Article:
In This Corner of Maryland, Holidays Mean a Stuffed Ham

In This Corner of Maryland, Holidays Mean a Stuffed Ham

Capturing the precise recipe is like trying to get an artist to explain how to paint a landscape. Still, there are common building blocks. You start with a corned ham, which is a whole, fresh ham that has taken a long vacation in salt. (Good luck, by the way, finding one outside the county — especially one that weighs less than 20 pounds.)

Next, you chop several pounds of cabbage, kale and onions, then perk it all up with enough black and red pepper “to give it some bite,” as cooks here say.

From there, the recipe diverges into a debate that runs the length of the county. In the north, cooks will tell you to add a lot of kale. In the south, kale is just an accent color, if it goes in the stuffing at all. Whether mustard seed, celery seed or celery itself belongs in the stuffing depends on the version you grew up eating.


Stuffed ham begins with a corned ham, which is a whole, fresh ham that has taken a long vacation in salt. The stuffing calls for pounds of chopped cabbage, kale and onions perked up with black and red pepper.

Justin T. Gellerson for The New York Times

The stuffing is packed into pockets cut deep into the meat with techniques that vary from cook to cook. What’s left over — and there will be a lot left over — is pressed around the ham. The whole thing is wrapped in cheesecloth (or a clean pillowcase or T-shirt) and boiled for four or five hours.

Then, you drain the ham and set into the refrigerator to chill, although plenty of people just leave it in the cooking liquid out on the back porch during cool weather. You slice it cold, serving the ham as a main dish or tucked into soft potato rolls or between slices of white bread. Don’t ask about mustard or mayonnaise. You don’t want to start an argument.

A ham stuffed with cabbage simmering on the stove for hours makes a lasting olfactory impression, and not necessarily a good one. Unprompted, even the hams biggest fans allow that the smell can linger for days.

“Old-timers used to cook it all day on Christmas Eve, then put the pot on the back porch, go to midnight Mass, come home, have a sandwich and go to bed,” said Daniel Raley, a retired county commissioner whose family used to run a small grocery store in Ridge, Md., that specialized in stuffed ham. “Everyone smelled like stuffed ham at midnight Mass.”

Even though fewer people are cooking the hams, its cultural significance endures. Retired sailors who spent time at the naval station near the mouth of the Patuxent River have had them shipped to California or even Alaska for holidays, the freight costing more than the ham itself. A couple living an hour north in Washington ordered one for their wedding.

Ham makers compete at the county fair. At fund-raising dinners for churches and volunteer fire departments, stuffed ham is set out on long tables along with fried chicken, crab cakes, steamed shrimp or fried oysters. If you’re in a hurry, a volunteer will hand you some in a foam container from a makeshift drive-through. (The hams fell out of favor at community suppers for a few years after a 1997 incident when one woman died and several hundred people got sick after eating stuffed ham tainted with salmonella.)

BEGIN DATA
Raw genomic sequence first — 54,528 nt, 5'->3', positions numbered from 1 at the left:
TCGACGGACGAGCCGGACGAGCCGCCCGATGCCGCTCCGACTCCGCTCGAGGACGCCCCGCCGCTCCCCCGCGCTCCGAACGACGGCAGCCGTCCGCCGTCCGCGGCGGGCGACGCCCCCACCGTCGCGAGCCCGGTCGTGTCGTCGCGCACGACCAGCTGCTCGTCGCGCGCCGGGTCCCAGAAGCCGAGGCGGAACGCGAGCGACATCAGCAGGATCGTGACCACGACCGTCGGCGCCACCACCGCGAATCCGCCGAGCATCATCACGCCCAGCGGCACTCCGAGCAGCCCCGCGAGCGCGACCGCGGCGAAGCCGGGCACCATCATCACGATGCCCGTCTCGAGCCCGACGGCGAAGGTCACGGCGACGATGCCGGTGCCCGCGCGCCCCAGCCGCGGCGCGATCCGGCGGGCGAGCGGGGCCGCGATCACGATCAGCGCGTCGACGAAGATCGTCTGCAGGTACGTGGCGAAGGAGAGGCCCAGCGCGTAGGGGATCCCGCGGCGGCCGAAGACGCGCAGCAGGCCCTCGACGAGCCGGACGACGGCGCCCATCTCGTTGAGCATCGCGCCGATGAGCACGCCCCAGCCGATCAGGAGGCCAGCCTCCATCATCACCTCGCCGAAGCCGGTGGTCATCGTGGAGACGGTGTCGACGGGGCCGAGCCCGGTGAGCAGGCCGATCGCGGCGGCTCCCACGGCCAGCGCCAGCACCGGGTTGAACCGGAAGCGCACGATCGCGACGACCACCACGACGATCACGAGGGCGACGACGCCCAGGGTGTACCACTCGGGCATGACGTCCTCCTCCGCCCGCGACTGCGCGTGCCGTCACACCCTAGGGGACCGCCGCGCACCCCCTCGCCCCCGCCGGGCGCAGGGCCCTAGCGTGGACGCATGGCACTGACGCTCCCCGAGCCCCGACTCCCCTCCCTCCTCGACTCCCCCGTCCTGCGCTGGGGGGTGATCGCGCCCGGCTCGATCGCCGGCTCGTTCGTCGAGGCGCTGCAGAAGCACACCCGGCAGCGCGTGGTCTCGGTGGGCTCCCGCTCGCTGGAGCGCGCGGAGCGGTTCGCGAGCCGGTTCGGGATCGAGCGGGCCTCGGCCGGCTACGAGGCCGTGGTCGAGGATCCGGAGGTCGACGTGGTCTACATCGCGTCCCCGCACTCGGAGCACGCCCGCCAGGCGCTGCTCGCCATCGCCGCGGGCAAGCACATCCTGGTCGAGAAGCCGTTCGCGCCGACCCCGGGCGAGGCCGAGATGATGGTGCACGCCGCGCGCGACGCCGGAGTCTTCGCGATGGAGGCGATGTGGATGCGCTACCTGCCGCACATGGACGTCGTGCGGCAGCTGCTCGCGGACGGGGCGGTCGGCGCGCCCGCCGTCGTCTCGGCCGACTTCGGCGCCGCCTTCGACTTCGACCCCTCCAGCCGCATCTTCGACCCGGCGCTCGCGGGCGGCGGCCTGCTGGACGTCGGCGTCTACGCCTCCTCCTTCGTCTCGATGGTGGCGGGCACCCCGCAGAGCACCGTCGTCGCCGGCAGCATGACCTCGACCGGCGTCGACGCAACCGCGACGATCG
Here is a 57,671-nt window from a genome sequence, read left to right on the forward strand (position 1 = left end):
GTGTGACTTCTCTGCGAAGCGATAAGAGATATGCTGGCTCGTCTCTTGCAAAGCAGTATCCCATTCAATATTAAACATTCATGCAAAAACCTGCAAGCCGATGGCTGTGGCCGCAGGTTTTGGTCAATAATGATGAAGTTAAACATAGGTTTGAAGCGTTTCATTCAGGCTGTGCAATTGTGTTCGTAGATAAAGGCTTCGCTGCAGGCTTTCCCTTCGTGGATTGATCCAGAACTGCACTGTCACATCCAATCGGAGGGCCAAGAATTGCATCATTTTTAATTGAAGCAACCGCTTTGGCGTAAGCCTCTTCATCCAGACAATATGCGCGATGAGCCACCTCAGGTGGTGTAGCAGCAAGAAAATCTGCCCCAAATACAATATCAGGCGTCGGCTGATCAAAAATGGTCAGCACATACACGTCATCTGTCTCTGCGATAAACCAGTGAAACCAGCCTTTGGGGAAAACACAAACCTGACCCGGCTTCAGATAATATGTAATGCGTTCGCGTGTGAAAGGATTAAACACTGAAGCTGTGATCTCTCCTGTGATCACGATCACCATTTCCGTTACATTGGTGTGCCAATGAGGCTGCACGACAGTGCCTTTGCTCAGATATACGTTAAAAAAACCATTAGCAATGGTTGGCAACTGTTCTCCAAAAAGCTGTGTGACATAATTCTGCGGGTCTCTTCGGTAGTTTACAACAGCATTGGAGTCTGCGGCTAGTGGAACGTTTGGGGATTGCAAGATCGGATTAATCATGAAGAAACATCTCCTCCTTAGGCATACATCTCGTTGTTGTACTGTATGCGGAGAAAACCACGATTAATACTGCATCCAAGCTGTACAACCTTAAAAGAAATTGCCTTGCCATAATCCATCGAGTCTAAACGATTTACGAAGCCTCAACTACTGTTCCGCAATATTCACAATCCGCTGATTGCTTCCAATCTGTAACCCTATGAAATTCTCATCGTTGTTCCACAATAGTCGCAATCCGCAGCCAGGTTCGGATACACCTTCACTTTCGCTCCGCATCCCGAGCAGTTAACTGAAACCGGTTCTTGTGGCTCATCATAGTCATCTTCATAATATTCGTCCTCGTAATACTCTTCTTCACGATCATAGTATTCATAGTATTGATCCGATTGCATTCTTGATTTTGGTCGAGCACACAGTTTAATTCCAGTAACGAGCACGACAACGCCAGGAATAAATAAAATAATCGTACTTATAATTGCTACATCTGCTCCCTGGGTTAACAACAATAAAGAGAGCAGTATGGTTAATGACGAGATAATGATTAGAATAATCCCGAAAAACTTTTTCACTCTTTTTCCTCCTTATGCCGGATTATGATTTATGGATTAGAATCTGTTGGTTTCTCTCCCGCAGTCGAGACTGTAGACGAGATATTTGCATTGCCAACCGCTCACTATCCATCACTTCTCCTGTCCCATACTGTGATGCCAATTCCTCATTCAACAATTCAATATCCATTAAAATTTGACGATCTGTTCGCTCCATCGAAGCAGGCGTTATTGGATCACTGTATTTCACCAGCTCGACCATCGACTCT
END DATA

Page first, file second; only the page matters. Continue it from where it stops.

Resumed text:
Stuffed hams are a big auction item, too. Gilbert Murphy, another of the county’s grocery store ham masters, said one of his once brought in $850 for a local charity.


Gilbert Murphy and his daughter, Kathy, run Murphy’s Town & Country, one of the few remaining country stores in St. Mary’s County that makes stuffed ham. His family has owned the store since 1949. They sell about 400 stuffed hams a year.

Justin T. Gellerson for The New York Times

Mr. Murphy runs Murphy’s Town & Country in a part of the county that locals call the Seventh District. The store has been in his family since 1949, before the supermarket chains and the Dollar Generals started moving in, when most people still cooked stuffed hams at home.

He makes about 400 a year selling them for church dinners, to big families who need a holiday centerpiece, and for $12.99 a pound at the store. The Dent brothers sell a lot by the pound, too.

“There are a lot of young people who’ll come get a sandwich, but they’re not going to make one,” Andy Dent said. “They just don’t want to be bothered, but they have to have the ham.”

Mr. Dent would make at least dozen a week. Around Thanksgiving and Christmas, that number doubled. He was particularly proud of his stuffed ham egg rolls, which are a relatively new invention. He sold a lot of $16 pizzas with stuffed ham as a topping, too. Even his cordon bleu, which costs $16 including two side dishes, was stuffed with stuffed ham.

Everyone from St. Mary’s knows that life’s big events should be punctuated with stuffed ham, so they served it at his funeral.

“We sure did,” said his brother, David. “We had stuffed ham sliders and some of the stuffed ham egg rolls.”

How stuffed ham became the specialty of St. Mary’s County isn’t a question with an easy answer, said Joyce White, a food historian in Maryland.

The ham has a very distant British cousin called stuffed chine. The dish, from Lincolnshire, is made from a brined chunk of pork taken from between the shoulder blades. Herbs are stuffed into slashes in the meat, and then the whole thing is boiled in muslin.

Ms. White and other regional historians say it’s more likely that the dish has Afro-Caribbean roots; indentured or enslaved West Africans would season the greens and onions left over in the winter garden with red pepper, and stuff it into jowls or whatever chunks of pork they had on hand.

But as in so many parts of the South, the line between black and white food is blurry.

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